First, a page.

Jeremiah 7:13
And now, because you have done all these works, said the LORD, and I spoke to you, rising up early and speaking, but you heard not; and I called you, but you answered not;
Jump to: BarnesBensonBICalvinCambridgeClarkeDarbyEllicottExpositor'sExp DctGaebeleinGSBGillGrayHaydockHastingsHomileticsJFBKDKellyKJTLangeMacLarenMHCMHCWParkerPoolePulpitSermonSCOTTBWESTSK
(13) Rising up early and speaking.—A characteristic phrase of Jeremiah’s, and used by him only (Jeremiah 13:25, Jeremiah 25:4; Jeremiah 26:5; Jeremiah 29:19). In its bold anthropomorphism it takes the highest form of human activity, waking from sleep and beginning at the dawn of day, to represent the like activity in God.

I called you, but ye answered not.—An echo of earlier complaints from prophets and wise men (Proverbs 1:24; Isaiah 65:12; Isaiah 66:4), destined itself to be used again by One greater than the prophets (Matthew 23:37).

Jeremiah 7:13-15. And now, because ye have done all these works — Either the same, or as bad, or worse than Israel did when the tabernacle was at Shiloh; and particularly those mentioned Jeremiah 7:9. And I spake unto you, rising up early, &c. — A metaphor taken from persons who, being diligent in their business, are wont to rise up early; as if he had said, I not only spoke to you by my prophets, but they, in my name, made all possible haste, and used all possible diligence to reclaim you, continually and carefully preventing you with remonstrances; employing with all possible attention severity and softness, promises and threats; but all to no purpose. Therefore, &c. — Because you have added this, your obstinate rejecting of all admonitions and warnings, to the rest of your provocations, will I do unto this house, which is called by my name — This sumptuous temple, of which you boast, and in which you trust for protection and preservation; the place which I gave to you and to your fathers — Upon condition of your obedience, Psalm 105:44-45, and therefore may justly, upon the breach of the condition, take from you again; as I have done to Shiloh — See Jeremiah 7:12. And I will cast you out of my sight — You shall have my presence with you and watchful eye over you no more; but I will send you into captivity to Babylon, as I did your brethren into Assyria. See on 2 Kings 17:6-18. He terms the Israelites their brethren here, to remind them that they both proceeded from the same stock, and therefore had no reason to expect but they should both fare alike, seeing their sins were alike: even the whole seed of Ephraim — The ten tribes, called often by this name, because the tribe of Ephraim was the most numerous and potent of them all, and Jeroboam, their first king, was of that tribe.7:1-16 No observances, professions, or supposed revelations, will profit, if men do not amend their ways and their doings. None can claim an interest in free salvation, who allow themselves in the practice of known sin, or live in the neglect of known duty. They thought that the temple they profaned would be their protection. But all who continue in sin because grace has abounded, or that grace may abound, make Christ the minister of sin; and the cross of Christ, rightly understood, forms the most effectual remedy to such poisonous sentiments. The Son of God gave himself for our transgressions, to show the excellence of the Divine law, and the evil of sin. Never let us think we may do wickedness without suffering for it.Rising up early and speaking - A proverbial expression for "speaking zealously and earnestly." It is used only by Jeremiah. 13. rising … early—implying unwearied earnestness in soliciting them (Jer 7:25; Jer 11:17; 2Ch 36:15). These works; either the same, or as bad, or worse than they did at Shiloh; or particularly those mentioned Jeremiah 7:9.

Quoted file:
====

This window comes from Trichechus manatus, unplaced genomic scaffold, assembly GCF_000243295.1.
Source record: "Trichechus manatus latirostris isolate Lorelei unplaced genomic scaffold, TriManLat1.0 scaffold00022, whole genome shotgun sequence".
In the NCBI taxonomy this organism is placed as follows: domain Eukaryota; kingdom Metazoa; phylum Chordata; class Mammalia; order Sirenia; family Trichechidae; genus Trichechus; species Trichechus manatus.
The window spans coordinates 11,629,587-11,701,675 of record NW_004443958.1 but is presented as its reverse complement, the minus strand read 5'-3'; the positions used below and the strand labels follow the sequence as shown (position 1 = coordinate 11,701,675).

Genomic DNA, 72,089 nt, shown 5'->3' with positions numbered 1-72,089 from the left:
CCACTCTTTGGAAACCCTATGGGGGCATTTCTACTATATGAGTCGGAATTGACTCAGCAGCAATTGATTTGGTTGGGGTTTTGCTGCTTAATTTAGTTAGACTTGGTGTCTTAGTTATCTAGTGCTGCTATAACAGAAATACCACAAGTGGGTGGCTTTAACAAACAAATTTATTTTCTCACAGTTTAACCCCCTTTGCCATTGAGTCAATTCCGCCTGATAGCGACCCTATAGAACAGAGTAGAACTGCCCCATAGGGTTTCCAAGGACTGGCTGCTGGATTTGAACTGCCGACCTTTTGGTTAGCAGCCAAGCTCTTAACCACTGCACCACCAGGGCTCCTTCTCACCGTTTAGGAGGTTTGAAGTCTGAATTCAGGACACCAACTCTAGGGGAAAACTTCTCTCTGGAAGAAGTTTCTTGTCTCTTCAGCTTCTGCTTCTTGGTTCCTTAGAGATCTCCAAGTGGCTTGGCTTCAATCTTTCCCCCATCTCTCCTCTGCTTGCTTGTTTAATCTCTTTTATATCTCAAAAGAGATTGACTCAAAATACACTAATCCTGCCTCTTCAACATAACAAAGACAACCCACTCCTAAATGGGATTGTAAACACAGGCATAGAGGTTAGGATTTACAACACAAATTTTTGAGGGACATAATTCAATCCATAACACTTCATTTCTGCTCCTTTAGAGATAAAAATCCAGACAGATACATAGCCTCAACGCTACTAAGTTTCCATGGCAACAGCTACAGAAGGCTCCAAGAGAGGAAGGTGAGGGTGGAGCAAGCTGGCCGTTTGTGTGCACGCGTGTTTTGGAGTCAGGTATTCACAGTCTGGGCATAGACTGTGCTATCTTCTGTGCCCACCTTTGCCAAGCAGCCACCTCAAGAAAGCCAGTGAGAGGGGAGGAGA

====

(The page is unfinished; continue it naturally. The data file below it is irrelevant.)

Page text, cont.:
Rising up early; a metaphor taken from persons that are diligent in their business, they use to rise up early: q.d. I did not only speak by my prophets, but they in my name used all diligence to reclaim you, Jeremiah 11:7,8 25:3,4, calling earnestly unto you; by which he means his exhortations and menaces, which ought to have had some efficacy upon them; but you slighted, and disregarded, and would not come at my call, Proverbs 1:24. See Poole "2 Chronicles 36:15", See Poole "2 Chronicles 36:16", and See Poole "Isaiah 1:2". And now, because ye have done all these works, saith the Lord,.... Meaning evil works, such as theft, murder, adultery, perjury, and idolatry, mentioned Jeremiah 7:8 or the same which were done by the people of Israel, on account of which the tabernacle at Shiloh was left: